Prosecutors investigating election fraud involving the support base for Takeshi Tokuda have questioned the House of Representatives member on a voluntary basis, investigative sources said Tuesday.
Monday’s questioning apparently focused on whether the 42-year-old Liberal Democratic Party lawmaker knew that the Tokushukai hospital and welfare chain, founded by his father, covered the costs of group employees who worked on his campaign staff during the general election last December. The election law bans such payments.
More than 200 Tokushukai group employees were sent to Kagoshima, the biggest city in Tokuda’s Kagoshima No. 2 constituency, after the Lower House was dissolved Nov. 16, and visited voters’ homes and made telephone calls asking the electorate to vote, Tokushukai sources said.
On a visit to his local office, Tokuda urged employees to be careful and to “behave in a mature way that would lead to votes,” the sources said.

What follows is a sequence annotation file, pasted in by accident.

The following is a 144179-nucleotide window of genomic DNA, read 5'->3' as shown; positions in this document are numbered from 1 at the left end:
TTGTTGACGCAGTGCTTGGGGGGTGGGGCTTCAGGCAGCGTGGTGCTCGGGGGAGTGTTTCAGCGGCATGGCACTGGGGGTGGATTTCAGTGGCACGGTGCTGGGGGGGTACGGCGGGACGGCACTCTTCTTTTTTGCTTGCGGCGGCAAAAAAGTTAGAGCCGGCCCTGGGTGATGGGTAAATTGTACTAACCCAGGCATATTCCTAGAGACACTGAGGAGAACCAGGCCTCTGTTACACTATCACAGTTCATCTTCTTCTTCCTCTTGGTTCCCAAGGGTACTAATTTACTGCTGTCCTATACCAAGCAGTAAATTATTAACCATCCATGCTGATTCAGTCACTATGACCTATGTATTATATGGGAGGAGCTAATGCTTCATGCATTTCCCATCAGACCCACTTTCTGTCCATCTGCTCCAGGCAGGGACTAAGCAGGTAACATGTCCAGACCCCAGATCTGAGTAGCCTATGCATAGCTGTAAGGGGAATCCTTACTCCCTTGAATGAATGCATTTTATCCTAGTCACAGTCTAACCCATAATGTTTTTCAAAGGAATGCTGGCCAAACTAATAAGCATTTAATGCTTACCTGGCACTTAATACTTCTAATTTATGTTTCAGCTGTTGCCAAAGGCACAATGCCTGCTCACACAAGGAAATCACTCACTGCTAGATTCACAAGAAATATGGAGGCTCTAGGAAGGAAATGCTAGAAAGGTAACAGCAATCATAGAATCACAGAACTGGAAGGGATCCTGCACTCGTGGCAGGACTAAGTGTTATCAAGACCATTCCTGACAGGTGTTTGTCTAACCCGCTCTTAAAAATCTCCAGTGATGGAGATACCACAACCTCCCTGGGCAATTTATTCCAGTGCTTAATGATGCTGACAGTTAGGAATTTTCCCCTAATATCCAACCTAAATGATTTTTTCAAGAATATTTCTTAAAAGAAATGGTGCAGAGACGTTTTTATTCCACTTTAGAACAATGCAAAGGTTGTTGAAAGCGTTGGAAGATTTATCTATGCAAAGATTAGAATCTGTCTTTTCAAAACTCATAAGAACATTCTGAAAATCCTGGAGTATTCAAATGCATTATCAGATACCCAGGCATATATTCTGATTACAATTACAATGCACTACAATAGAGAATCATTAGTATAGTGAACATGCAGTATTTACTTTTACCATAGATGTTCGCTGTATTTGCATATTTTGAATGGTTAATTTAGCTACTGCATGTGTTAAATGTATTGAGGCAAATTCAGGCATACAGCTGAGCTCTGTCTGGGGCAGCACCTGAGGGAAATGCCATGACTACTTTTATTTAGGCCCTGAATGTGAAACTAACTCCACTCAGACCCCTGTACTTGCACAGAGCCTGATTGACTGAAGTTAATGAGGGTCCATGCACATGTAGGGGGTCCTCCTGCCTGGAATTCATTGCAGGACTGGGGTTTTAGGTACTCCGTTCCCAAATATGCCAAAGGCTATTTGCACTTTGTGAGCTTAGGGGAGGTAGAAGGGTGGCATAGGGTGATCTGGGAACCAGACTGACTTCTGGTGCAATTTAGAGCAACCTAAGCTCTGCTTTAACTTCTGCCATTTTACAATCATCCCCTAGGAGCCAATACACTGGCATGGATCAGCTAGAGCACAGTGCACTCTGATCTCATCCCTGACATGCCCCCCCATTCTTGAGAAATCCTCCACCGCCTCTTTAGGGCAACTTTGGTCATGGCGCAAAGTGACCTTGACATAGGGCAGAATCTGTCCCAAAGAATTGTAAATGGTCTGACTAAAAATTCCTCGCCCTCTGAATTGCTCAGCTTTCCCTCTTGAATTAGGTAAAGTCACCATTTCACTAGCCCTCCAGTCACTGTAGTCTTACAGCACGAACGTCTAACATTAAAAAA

The sources said that group employees have been involved in election campaigning dating back to the time Tokuda’s father, Torao, 75, was a Lower House member, and that it also occurred when the incumbent, who served as his father’s state-paid secretary between 2002 and 2005, was first elected in 2005 and re-elected in 2009, they said.
Investigators at the Tokyo District Public Prosecutor’s Office raided Tokuda’s office and home in Kagoshima on Sept. 20 and his parliamentary office in Tokyo on Friday.
They have also questioned Tokuda’s father, mother and two sisters, all of whom denied knowledge of the hospital chain making up for the employees’ work absence, as well as senior officials of group hospitals.
Tokuda has refrained from responding to the allegations.